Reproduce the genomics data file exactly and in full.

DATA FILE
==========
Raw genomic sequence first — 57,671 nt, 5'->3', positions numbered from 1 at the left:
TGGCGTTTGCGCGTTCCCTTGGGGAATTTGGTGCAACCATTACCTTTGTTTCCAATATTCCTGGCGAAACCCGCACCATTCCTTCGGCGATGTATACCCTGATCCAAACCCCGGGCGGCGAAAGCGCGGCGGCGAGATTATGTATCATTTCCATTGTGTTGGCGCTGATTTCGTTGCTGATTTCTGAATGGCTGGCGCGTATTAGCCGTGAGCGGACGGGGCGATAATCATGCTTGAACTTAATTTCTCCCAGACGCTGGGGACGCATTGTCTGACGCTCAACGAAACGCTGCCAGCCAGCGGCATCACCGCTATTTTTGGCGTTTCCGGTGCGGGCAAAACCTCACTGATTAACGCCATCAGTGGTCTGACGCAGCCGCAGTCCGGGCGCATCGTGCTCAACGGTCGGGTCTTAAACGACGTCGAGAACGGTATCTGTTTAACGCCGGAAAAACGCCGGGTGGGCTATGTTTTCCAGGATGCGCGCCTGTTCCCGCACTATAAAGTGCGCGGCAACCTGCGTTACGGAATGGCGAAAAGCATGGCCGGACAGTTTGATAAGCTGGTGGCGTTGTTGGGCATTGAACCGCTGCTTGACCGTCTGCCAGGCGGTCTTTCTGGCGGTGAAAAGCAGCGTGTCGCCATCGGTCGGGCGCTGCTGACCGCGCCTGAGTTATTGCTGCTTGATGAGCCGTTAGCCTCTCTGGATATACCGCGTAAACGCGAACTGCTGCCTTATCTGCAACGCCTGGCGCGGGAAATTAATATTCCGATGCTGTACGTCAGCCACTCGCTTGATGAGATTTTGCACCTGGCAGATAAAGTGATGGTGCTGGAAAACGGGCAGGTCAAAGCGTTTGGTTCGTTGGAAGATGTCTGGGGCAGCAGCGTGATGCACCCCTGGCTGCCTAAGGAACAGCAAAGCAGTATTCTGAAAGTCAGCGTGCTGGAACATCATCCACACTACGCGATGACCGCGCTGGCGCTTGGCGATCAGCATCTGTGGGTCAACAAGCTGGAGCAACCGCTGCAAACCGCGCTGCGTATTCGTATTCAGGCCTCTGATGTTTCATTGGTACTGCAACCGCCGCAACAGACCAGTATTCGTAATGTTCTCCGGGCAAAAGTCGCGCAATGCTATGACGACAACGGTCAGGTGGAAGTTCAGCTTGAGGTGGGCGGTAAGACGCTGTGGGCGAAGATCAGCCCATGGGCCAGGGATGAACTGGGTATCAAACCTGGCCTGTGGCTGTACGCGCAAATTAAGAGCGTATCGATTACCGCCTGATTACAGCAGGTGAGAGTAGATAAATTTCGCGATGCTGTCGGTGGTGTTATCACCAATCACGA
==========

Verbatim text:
Raw genomic sequence first — 57,671 nt, 5'->3', positions numbered from 1 at the left:
TGGCGTTTGCGCGTTCCCTTGGGGAATTTGGTGCAACCATTACCTTTGTTTCCAATATTCCTGGCGAAACCCGCACCATTCCTTCGGCGATGTATACCCTGATCCAAACCCCGGGCGGCGAAAGCGCGGCGGCGAGATTATGTATCATTTCCATTGTGTTGGCGCTGATTTCGTTGCTGATTTCTGAATGGCTGGCGCGTATTAGCCGTGAGCGGACGGGGCGATAATCATGCTTGAACTTAATTTCTCCCAGACGCTGGGGACGCATTGTCTGACGCTCAACGAAACGCTGCCAGCCAGCGGCATCACCGCTATTTTTGGCGTTTCCGGTGCGGGCAAAACCTCACTGATTAACGCCATCAGTGGTCTGACGCAGCCGCAGTCCGGGCGCATCGTGCTCAACGGTCGGGTCTTAAACGACGTCGAGAACGGTATCTGTTTAACGCCGGAAAAACGCCGGGTGGGCTATGTTTTCCAGGATGCGCGCCTGTTCCCGCACTATAAAGTGCGCGGCAACCTGCGTTACGGAATGGCGAAAAGCATGGCCGGACAGTTTGATAAGCTGGTGGCGTTGTTGGGCATTGAACCGCTGCTTGACCGTCTGCCAGGCGGTCTTTCTGGCGGTGAAAAGCAGCGTGTCGCCATCGGTCGGGCGCTGCTGACCGCGCCTGAGTTATTGCTGCTTGATGAGCCGTTAGCCTCTCTGGATATACCGCGTAAACGCGAACTGCTGCCTTATCTGCAACGCCTGGCGCGGGAAATTAATATTCCGATGCTGTACGTCAGCCACTCGCTTGATGAGATTTTGCACCTGGCAGATAAAGTGATGGTGCTGGAAAACGGGCAGGTCAAAGCGTTTGGTTCGTTGGAAGATGTCTGGGGCAGCAGCGTGATGCACCCCTGGCTGCCTAAGGAACAGCAAAGCAGTATTCTGAAAGTCAGCGTGCTGGAACATCATCCACACTACGCGATGACCGCGCTGGCGCTTGGCGATCAGCATCTGTGGGTCAACAAGCTGGAGCAACCGCTGCAAACCGCGCTGCGTATTCGTATTCAGGCCTCTGATGTTTCATTGGTACTGCAACCGCCGCAACAGACCAGTATTCGTAATGTTCTCCGGGCAAAAGTCGCGCAATGCTATGACGACAACGGTCAGGTGGAAGTTCAGCTTGAGGTGGGCGGTAAGACGCTGTGGGCGAAGATCAGCCCATGGGCCAGGGATGAACTGGGTATCAAACCTGGCCTGTGGCTGTACGCGCAAATTAAGAGCGTATCGATTACCGCCTGATTACAGCAGGTGAGAGTAGATAAATTTCGCGATGCTGTCGGTGGTGTTATCACCAATCACGA